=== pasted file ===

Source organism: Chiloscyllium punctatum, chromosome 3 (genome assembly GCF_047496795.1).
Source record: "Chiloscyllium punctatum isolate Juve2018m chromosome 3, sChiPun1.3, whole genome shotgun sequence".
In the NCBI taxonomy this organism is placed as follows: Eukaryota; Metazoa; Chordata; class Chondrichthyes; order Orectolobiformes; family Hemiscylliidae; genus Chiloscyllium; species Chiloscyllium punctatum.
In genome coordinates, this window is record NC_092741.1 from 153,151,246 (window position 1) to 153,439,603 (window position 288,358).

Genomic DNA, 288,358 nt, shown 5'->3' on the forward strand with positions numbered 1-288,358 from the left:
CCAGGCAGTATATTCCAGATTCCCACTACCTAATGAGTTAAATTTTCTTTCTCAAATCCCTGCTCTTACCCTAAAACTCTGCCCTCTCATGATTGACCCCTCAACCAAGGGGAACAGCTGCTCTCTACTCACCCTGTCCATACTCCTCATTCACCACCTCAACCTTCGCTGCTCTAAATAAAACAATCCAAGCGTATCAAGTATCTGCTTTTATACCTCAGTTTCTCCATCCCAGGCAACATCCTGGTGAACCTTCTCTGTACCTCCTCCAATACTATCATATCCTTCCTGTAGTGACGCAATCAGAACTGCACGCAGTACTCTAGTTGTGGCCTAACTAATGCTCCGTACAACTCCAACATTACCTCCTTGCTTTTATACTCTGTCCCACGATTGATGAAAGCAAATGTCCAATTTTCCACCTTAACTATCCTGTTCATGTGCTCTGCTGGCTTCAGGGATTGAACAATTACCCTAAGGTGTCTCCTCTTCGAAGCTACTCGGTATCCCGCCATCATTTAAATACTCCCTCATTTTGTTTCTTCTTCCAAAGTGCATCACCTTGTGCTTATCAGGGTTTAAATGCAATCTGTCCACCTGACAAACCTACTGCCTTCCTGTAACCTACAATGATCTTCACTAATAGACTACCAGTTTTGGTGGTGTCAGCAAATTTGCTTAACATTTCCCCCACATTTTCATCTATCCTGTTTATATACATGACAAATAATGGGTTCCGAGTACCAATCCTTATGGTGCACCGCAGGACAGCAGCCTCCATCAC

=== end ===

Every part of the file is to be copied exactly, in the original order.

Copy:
Source organism: Chiloscyllium punctatum, chromosome 3 (genome assembly GCF_047496795.1).
Source record: "Chiloscyllium punctatum isolate Juve2018m chromosome 3, sChiPun1.3, whole genome shotgun sequence".
In the NCBI taxonomy this organism is placed as follows: Eukaryota; Metazoa; Chordata; class Chondrichthyes; order Orectolobiformes; family Hemiscylliidae; genus Chiloscyllium; species Chiloscyllium punctatum.
In genome coordinates, this window is record NC_092741.1 from 153,151,246 (window position 1) to 153,439,603 (window position 288,358).

Genomic DNA, 288,358 nt, shown 5'->3' on the forward strand with positions numbered 1-288,358 from the left:
CCAGGCAGTATATTCCAGATTCCCACTACCTAATGAGTTAAATTTTCTTTCTCAAATCCCTGCTCTTACCCTAAAACTCTGCCCTCTCATGATTGACCCCTCAACCAAGGGGAACAGCTGCTCTCTACTCACCCTGTCCATACTCCTCATTCACCACCTCAACCTTCGCTGCTCTAAATAAAACAATCCAAGCGTATCAAGTATCTGCTTTTATACCTCAGTTTCTCCATCCCAGGCAACATCCTGGTGAACCTTCTCTGTACCTCCTCCAATACTATCATATCCTTCCTGTAGTGACGCAATCAGAACTGCACGCAGTACTCTAGTTGTGGCCTAACTAATGCTCCGTACAACTCCAACATTACCTCCTTGCTTTTATACTCTGTCCCACGATTGATGAAAGCAAATGTCCAATTTTCCACCTTAACTATCCTGTTCATGTGCTCTGCTGGCTTCAGGGATTGAACAATTACCCTAAGGTGTCTCCTCTTCGAAGCTACTCGGTATCCCGCCATCATTTAAATACTCCCTCATTTTGTTTCTTCTTCCAAAGTGCATCACCTTGTGCTTATCAGGGTTTAAATGCAATCTGTCCACCTGACAAACCTACTGCCTTCCTGTAACCTACAATGATCTTCACTAATAGACTACCAGTTTTGGTGGTGTCAGCAAATTTGCTTAACATTTCCCCCACATTTTCATCTATCCTGTTTATATACATGACAAATAATGGGTTCCGAGTACCAATCCTTATGGTGCACCGCAGGACAGCAGCCTCCATCAC